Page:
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Les Leyne: MLAs learned of illicit drug buys much earlier

When the story landed in legislature, Premier David Eby could have frankly acknowledged it as an example of how desperately acute the opioid crisis has become.
Methamphetamine, heroin and cocaine being handed out by the Drug User Liberation Front are displayed in Vancouver on Wednesday, April 14, 2021. THE CANADIAN PRESS/Darryl Dyck

There was an alternative move available to Premier David Eby two weeks ago when the issue of government-backed safe-supply advocacy groups who were buying drugs illicitly suddenly became a big deal.

He could have frankly acknowledged it as an example of how desperately acute the opioid crisis has become.

It would have been a lot more forthright than the bogus response that was cooked up. The drug user groups were as open and clear as possible about what they were doing. It appears to have been common knowledge in that world that the drugs being tested and supplied to users in an effort to reduce toxicity were being purchased illegally on the street.

Multiple websites broadcast the knowledge. The Economist magazine did a feature on it.

But when the story landed in the legislature, Eby concocted some consternation about the purported revelation.

“As soon as I was aware and the minister was aware that this organization was trafficking drugs and breaking the law, the instructions went out to the health authority to discontinue this group’s funding,” he said.

So a $200,000 contract the Drug User Liberation Front had to work with a health authority was terminated. Police later raided the office and arrested two people.

The idea they took immediate action on the basis of new information was further undermined Tuesday when the Northern Beat news site revealed that an all-party health committee of MLAs got some extensive briefings on the practice a full 17 months ago.

And the chair of the committee was Niki Sharma, who was then a parliamentary secretary but was named attorney general a few months later.

She presided over multiple public meetings in 2022 at which they delved deeply into safe supply.

Frank disclosures about the entire operation have been posted on the legislature’s website the entire time.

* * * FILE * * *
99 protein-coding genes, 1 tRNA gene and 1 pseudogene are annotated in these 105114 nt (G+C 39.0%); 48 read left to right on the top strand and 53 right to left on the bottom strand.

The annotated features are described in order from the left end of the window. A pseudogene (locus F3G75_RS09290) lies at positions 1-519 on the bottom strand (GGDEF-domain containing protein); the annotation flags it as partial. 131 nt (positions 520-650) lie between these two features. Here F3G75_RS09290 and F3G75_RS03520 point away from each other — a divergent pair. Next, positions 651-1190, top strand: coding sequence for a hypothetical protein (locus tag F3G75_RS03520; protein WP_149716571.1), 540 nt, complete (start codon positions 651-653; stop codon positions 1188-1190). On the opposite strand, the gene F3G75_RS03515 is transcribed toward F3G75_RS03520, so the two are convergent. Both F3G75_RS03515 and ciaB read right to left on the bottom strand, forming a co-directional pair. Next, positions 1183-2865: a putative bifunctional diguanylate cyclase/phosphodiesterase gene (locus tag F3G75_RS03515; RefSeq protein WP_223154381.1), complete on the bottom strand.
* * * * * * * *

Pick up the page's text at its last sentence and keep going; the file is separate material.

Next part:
MLAs were told about compassion clubs formed to assist with safe supply.

“How does it operate?” Sharma asked at one meeting.

“It’s a members-only place … people pooling their resources perhaps to get a supply of what’s needed at a lower cost,” a witness told her.

They’d been doing activism and events for two years by then, trying to get clean drugs to people.

MLAs were explicitly told: “DULF is buying drugs from the dark web and having them checked … boxing them up and letting people know what they are.”

Sharma asked again about compassion clubs three months later, in September 2022.

A witness lauded DULF’s safe supply program. But another witness warned the MLAs: “The reality is that [DULF’s] drugs are tested, but they are still bought through the black market, and they still support organized crime.”

Sharma’s response as chair of the committee was: “All right. Any other comments?”

BC United MLA Elenore Sturko said Wednesday it was shocking to learn how long the government has been aware of DULF’s activities.

Various ministers and the premier said they just learned in October, she said, but “no, it’s been 17 months the government was aware. I think that it’s misleading the public.”

BC United MLAs sat through all the hearings as well, but Sturko said it wasn’t known at the time that DULF was getting government funding.

She said it is clear the government knew the operation failed to get a federal licence, knew the province was funding it and knew the drug buys were illegal. But it continued the funding and “then stood up in the legislature and said they had no ideas about it…”

It was obvious throughout the drugs were bought illegally. It was an unlicensed operation doing safe supply on a non-prescription basis. Where else could the drugs have come from?

Sturko said there is correspondence from the health authority that acknowledges there is no source other than an illicit one.

She said the quantities involved are significant.

She wrote to federal Mental Health and Addictions Minister Ya’ara Saks Wednesday expressing alarm that other organizations involved in the illegal enterprise get federal funding.

She cited a drug-checking operation at the University of Victoria that lists Health Canada as a funder, and asked for an audit and review.

UVic has said it had ethics board approval but it would be inappropriate to share confidential information.

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